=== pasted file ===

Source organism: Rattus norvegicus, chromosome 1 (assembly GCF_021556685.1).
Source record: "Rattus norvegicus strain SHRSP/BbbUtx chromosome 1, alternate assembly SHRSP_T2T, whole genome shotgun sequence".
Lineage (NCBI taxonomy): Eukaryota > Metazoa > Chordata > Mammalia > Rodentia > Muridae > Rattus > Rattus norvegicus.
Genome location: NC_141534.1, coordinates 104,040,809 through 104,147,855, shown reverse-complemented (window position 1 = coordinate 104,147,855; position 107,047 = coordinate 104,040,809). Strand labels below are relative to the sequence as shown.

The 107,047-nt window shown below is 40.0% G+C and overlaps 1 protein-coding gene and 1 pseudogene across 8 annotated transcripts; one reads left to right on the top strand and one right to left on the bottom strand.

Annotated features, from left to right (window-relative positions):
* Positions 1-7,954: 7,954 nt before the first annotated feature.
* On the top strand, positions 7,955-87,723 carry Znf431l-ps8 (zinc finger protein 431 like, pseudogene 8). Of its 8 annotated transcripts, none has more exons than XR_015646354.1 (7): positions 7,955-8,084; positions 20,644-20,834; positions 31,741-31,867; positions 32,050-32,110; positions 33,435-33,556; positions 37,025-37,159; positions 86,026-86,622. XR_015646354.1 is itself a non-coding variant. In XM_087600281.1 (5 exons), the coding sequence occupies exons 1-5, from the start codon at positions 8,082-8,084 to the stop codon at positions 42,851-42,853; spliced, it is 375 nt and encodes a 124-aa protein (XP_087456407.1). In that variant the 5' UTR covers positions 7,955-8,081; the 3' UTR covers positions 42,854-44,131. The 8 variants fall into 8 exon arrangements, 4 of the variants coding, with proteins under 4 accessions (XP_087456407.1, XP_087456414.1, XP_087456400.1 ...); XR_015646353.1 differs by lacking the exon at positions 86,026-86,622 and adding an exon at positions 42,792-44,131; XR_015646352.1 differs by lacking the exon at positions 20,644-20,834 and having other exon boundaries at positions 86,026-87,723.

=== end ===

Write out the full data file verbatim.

Source organism: Rattus norvegicus, chromosome 1 (assembly GCF_021556685.1).
Source record: "Rattus norvegicus strain SHRSP/BbbUtx chromosome 1, alternate assembly SHRSP_T2T, whole genome shotgun sequence".
Lineage (NCBI taxonomy): Eukaryota > Metazoa > Chordata > Mammalia > Rodentia > Muridae > Rattus > Rattus norvegicus.
Genome location: NC_141534.1, coordinates 104,040,809 through 104,147,855, shown reverse-complemented (window position 1 = coordinate 104,147,855; position 107,047 = coordinate 104,040,809). Strand labels below are relative to the sequence as shown.

The 107,047-nt window shown below is 40.0% G+C and overlaps 1 protein-coding gene and 1 pseudogene across 8 annotated transcripts; one reads left to right on the top strand and one right to left on the bottom strand.

Annotated features, from left to right (window-relative positions):
* Positions 1-7,954: 7,954 nt before the first annotated feature.
* On the top strand, positions 7,955-87,723 carry Znf431l-ps8 (zinc finger protein 431 like, pseudogene 8). Of its 8 annotated transcripts, none has more exons than XR_015646354.1 (7): positions 7,955-8,084; positions 20,644-20,834; positions 31,741-31,867; positions 32,050-32,110; positions 33,435-33,556; positions 37,025-37,159; positions 86,026-86,622. XR_015646354.1 is itself a non-coding variant. In XM_087600281.1 (5 exons), the coding sequence occupies exons 1-5, from the start codon at positions 8,082-8,084 to the stop codon at positions 42,851-42,853; spliced, it is 375 nt and encodes a 124-aa protein (XP_087456407.1). In that variant the 5' UTR covers positions 7,955-8,081; the 3' UTR covers positions 42,854-44,131. The 8 variants fall into 8 exon arrangements, 4 of the variants coding, with proteins under 4 accessions (XP_087456407.1, XP_087456414.1, XP_087456400.1 ...); XR_015646353.1 differs by lacking the exon at positions 86,026-86,622 and adding an exon at positions 42,792-44,131; XR_015646352.1 differs by lacking the exon at positions 20,644-20,834 and having other exon boundaries at positions 86,026-87,723.